Canonical Crams An Entire Cloud Computing Infrastracture Inside The Ubuntu Orange Box

Implementing an OpenStack cloud computing platform can be a lot of work. Which is why there's such a lot of interest in the Ubuntu Orange Box, which crams everything you need to set up an OpenStack system inside the confines of its rectangular chassis.

Need to quickly create a private cloud server for your office? This will do the trick. How about one in a disaster zone when aliens suddenly invade a city? Same thing. Basically, this gives companies, organizations, and superhero squads a way to quickly and easily deploy what would otherwise take many days' worth of manhours.

Designed by Canonical and assembled by TranquilPC, the Ubuntu Orange Box, literally, crams an entire one-stop cloud computing platform in a relatively portable enclosure. Measuring just 22.8 x 11.4 x 9.0 inches and weighing 37.4 pounds without a case, it can be towed around from office to office and even shipped as checked luggage in commercial flights. Inside the chassis sits 10 Intel NUC micro-servers, each one packing a quad-core Ivy Bridge i5-3427U CPU, Intel HD Graphics 4000, 16GB of DDR3 RAM, and a 128GB SSD root disk. That's one machine with 40 cores, 160GB of RAM, and 1.2TB of solid state storage (with the very first node packing an extra 2TB HDD), complete with options for adding more storage to several of the nodes.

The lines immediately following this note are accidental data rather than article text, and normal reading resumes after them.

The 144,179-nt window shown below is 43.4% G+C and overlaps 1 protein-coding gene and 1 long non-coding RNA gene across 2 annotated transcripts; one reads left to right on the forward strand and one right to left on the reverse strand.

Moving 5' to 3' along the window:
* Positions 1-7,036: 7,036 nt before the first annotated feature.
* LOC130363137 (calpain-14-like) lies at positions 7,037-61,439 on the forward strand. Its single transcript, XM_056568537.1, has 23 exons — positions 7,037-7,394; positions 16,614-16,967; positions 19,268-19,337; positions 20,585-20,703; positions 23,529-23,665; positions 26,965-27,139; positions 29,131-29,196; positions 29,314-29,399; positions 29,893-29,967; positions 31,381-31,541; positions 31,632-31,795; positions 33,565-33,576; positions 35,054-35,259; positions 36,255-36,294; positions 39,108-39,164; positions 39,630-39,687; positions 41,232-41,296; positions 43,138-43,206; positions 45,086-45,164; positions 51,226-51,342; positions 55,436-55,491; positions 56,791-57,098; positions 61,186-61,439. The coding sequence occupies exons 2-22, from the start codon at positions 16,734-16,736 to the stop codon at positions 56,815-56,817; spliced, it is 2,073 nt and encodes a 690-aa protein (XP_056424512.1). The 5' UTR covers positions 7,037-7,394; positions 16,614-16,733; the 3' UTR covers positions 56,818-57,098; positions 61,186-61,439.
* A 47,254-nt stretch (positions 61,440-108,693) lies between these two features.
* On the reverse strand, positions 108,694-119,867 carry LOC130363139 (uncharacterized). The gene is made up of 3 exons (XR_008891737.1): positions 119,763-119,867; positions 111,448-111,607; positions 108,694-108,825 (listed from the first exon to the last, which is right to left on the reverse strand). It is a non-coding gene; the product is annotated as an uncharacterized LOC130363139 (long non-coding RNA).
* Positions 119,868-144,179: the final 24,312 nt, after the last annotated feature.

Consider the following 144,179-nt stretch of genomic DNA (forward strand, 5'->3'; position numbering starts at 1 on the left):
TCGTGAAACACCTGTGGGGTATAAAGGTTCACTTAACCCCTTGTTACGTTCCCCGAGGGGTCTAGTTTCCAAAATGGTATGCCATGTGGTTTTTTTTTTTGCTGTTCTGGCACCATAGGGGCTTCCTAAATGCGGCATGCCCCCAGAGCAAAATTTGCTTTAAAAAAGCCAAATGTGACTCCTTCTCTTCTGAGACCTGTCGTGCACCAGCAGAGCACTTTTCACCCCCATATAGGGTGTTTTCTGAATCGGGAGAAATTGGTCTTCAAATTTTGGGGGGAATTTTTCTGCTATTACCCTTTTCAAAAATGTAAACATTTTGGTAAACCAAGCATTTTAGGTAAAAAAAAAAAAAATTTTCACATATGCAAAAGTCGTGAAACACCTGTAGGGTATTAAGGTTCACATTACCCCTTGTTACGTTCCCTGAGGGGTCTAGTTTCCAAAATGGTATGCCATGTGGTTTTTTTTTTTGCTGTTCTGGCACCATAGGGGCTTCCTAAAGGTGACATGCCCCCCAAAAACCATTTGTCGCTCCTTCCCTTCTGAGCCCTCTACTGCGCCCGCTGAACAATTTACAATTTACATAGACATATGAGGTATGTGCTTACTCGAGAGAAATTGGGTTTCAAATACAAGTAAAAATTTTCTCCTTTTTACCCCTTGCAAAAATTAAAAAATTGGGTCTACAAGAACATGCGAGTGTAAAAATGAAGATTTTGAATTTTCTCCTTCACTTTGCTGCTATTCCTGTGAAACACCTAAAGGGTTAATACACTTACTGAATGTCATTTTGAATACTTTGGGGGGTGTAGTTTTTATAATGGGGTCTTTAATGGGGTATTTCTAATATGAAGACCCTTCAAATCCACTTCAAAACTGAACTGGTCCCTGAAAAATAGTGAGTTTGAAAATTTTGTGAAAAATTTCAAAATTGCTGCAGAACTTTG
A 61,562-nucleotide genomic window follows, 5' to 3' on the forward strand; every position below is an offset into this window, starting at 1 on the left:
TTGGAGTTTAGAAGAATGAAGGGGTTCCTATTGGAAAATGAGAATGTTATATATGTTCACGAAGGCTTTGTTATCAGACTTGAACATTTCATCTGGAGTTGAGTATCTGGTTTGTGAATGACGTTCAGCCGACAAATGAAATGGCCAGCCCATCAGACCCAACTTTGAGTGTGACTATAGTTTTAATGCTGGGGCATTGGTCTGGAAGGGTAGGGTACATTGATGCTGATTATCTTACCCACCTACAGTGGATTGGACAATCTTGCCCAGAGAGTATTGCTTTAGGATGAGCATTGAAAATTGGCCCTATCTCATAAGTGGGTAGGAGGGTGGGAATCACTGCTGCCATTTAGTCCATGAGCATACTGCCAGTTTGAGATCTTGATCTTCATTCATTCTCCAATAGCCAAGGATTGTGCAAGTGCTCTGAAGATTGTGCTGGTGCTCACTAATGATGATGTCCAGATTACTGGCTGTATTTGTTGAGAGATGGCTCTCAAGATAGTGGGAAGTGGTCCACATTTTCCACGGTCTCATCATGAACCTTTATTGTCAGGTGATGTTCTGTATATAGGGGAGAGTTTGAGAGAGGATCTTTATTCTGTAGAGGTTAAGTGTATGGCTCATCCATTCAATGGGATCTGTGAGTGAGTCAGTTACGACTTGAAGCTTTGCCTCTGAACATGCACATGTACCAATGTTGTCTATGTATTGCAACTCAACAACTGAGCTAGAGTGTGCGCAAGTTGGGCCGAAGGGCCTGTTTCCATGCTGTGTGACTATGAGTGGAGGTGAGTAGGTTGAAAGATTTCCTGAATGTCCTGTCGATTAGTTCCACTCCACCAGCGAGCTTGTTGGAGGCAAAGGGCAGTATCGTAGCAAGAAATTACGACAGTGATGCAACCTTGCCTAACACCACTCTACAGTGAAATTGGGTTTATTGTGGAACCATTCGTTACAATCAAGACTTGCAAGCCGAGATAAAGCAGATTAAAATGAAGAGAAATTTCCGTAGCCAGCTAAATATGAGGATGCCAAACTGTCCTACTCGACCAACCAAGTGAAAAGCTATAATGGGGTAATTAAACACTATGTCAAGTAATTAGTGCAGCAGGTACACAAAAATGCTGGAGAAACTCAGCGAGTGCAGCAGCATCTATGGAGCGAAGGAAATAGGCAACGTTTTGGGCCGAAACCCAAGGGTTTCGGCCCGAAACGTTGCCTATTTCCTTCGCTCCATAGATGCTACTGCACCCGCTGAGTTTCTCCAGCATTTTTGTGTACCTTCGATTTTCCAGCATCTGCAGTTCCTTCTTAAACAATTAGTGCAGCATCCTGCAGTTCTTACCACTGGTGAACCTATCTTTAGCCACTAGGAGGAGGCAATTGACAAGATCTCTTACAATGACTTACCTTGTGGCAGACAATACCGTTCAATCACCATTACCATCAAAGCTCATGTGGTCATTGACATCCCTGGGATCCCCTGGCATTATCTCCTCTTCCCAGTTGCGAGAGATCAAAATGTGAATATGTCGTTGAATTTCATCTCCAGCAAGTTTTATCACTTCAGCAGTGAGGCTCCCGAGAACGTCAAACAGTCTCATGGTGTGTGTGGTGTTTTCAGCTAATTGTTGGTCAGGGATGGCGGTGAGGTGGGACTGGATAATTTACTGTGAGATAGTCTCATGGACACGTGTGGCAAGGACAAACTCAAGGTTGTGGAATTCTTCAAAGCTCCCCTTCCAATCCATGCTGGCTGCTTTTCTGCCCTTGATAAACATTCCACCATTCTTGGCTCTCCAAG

All the micro-servers are connected to a D-Link DGS-1100-16 managed gigabit switch, with cooling managed by a single fan on the power supply and passive aluminum heatsinks along the sides for the individual nodes. It comes with WiFi, six Ethernet LAN ports, separate USB/HDMI slots for each node, 64‐bit Ubuntu Server 14.04 LTS, MAAS and Juju.

The Ubuntu Orange Box is available now, with prices starting at £7,575.

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2 Responses

  1. Louise Merifield

    It’s a great piece of kit, but somewhat pricey. SixSq are retailing something similar at EUR 1495. It has an app store built in, can bridge to distant public/private clouds to offer a true hybrid solution and its scalable as you can stack the boxes.

    • Dan

      SixSq box is not at all similar: Ubuntu OrangeBox contains 10 separate computers (Intel NUCs) in a box with an integrated gigabit switch instead of a single computer with 8 VMs.


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